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institutional reform

The Limits of Institutional Reform in Development: A Big New Book by Matt Andrews

Duncan Green's picture

There’s nothing like an impending meeting with the author to make you dig out your scrounged review copy of his book. So I spent my flight to Boston last week reading Limits (sorry the full title is just too clunky).  And luckily for the dinner conversation, I loved it.

Limits is about why change doesn’t happen, and how it could. It synthesizes the ‘groundswell’ of disquiet about the failure of the governance and institutional reforms that have been promoted for many years now by aid agencies like the World Bank. And it’s not just a whinge – there are plenty of ideas for how aid agencies can do better. The book is particularly useful for those working on fragile states – lots of the positive examples (as well as some failures) come from Afghanistan, Ivory Coast and elsewhere, although there is a bit of ‘why can’t everywhere be more like Rwanda?’ in there too.

Overall, the approach reminded me of Dani Rodrik’s great book, In Search of Prosperity, and Matt says Rodrik (a fellow Harvard prof) was influential in pushing him to nail down the always-elusive ‘so whats’.

Limits summarizes research and thinking from disparate disciplines, with lots of fascinating case studies (he’s put in the legwork to build a serious empirical basis for his conclusions). His big idea is captured in a new acronym, PDIA (Problem-Driven Iterative Adaptation), which, as he pointed out, is similar to the Participatory Institutional Appraisal idea I raised in a recent blog. I’m not sure if PDIA will catch on – it could have done with a snappier title, as could the book – but the content is really important if you are interested in aid, institutions or governance.

So what does it say? Firstly, that we have a big failure on our hands. The spate of projects and programmes around institutional reform has at best a mixed record of success; in many countries institutions have actually deteriorated in terms of effectiveness, corruption etc.

How can public service providers do better? Pay versus ‘prosocial motivation’

Willy McCourt's picture

 BEYOND PAY AS MOTIVATOR

Pay reform has been a mainstay of our public sector practice over many years.  We have encouraged governments to ‘decompress’ pay, paying more to senior staff whose relative contribution to the public service, we have argued, is not reflected in their pay packets.  We have sponsored job evaluation exercises, so that pay is aligned more closely with duties.  We have tried to link pay to some measure of performance. 

Measurement of governance, government, and the public sector

Stephanie Trapnell's picture

There is no doubt that governance can be complicated. It has been subject to extensive analysis and explanation by a variety of experts, with a corresponding variety of definitions. Competing philosophies are based on not only assumptions about the intersection of economic and political management, but also the relevance of institutions to development outcomes. Measurement of such complex concept can be an awkward tool in the midst of such ambiguity.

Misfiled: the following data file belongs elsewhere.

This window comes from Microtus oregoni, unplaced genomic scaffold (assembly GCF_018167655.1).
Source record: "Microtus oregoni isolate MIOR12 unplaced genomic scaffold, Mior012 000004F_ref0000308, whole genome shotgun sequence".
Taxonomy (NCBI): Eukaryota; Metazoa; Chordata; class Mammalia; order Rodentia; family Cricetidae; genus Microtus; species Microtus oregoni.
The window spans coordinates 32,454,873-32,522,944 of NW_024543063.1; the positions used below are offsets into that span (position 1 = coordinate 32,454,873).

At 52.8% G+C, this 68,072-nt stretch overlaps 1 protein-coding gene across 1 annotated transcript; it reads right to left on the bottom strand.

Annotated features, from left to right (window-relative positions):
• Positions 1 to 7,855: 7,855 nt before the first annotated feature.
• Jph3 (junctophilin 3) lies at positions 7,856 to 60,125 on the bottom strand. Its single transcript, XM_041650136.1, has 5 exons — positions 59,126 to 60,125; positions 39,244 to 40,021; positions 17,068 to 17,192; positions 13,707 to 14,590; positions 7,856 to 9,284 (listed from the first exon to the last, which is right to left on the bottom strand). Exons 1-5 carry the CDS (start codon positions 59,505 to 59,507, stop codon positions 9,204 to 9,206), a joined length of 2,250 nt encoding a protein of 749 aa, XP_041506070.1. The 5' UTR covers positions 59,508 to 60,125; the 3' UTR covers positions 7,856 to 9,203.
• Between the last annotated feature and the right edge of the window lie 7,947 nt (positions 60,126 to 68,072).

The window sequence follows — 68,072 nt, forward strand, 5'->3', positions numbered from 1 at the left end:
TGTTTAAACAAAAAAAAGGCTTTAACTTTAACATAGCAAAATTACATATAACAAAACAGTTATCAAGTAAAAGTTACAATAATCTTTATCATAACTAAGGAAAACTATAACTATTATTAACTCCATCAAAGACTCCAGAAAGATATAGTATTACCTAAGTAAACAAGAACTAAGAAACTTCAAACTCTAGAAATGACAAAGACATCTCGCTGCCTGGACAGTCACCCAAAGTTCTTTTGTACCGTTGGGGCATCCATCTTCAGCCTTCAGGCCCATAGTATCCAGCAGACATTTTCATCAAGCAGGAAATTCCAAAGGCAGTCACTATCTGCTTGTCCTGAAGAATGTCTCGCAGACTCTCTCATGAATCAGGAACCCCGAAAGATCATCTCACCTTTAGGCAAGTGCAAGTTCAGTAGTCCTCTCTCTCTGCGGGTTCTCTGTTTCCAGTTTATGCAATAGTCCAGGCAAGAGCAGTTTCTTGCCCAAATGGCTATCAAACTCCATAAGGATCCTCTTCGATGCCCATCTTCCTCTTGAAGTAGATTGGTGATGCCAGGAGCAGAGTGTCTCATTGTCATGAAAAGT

To end poverty, we need to get better at improving institutions

Verena Fritz's picture

Good institutions matter for development. Institutions enable societies to address challenges – from managing irrigation and schools systems, to raising and spending revenues. In the terms of Nobel Prize laureate Elinor Ostrom, the right institutions enable effective collective action, while poor or missing institutions hinder problem-solving.

Avoiding political potholes on the road to development

Joe Wales's picture

A while back I was working for a small education foundation in Bangalore. Every day I took the bus to the office along a road that had so many pot holes it felt like the driver had decided to take a short cut across the surface of the moon. About a month before I left the whole stretch was covered by a smooth layer of gleaming tarmac and a series of huge posters appeared – announcing the hard work and successful lobbying conducted by our local city councillor.

The centrality of collective action problems in governance for development: New evidence

David Booth's picture

Evidence is piling up on the need to revisit the standard ‘supply’ versus ‘demand’ concept of how to improve governance for development. This is pointing to an exciting set of new priorities for reform in sub-Saharan Africa.

Peeling the mango: Community dynamics and social accountability efforts in Sierra Leone

Margaux Hall's picture

Recently, at a community meeting I attended at Robina clinic in Tonkolili district, Sierra Leone, facilitators asked a group of young women to rate the quality of health service delivery using what they coined the “mango test.” As part of this “test” community members decide how many hypothetical mangos, on a scale from 0 to 5, they would give a nurse as thanks for the quality of her care. 

A role for justice in poverty alleviation: The World Bank’s new strategy for justice reform

Christina Biebesheimer's picture

We know justice matters in development. Barriers to access to justice are a central dimension of poverty and an effective justice system is essential in ensuring a capable and accountable state. Across the world people strive to live in fair societies, where power is not exercised arbitrarily and fundamental rights are respected. 

More room for social accountability in the justice sector?

Nicholas Menzies's picture

In many areas of contemporary development practice–from the formulation of local budgets to the delivery of education services–social accountability mechanisms are being employed to assist citizens in holding the state accountable and thus, hopefully, to improve development outcomes.


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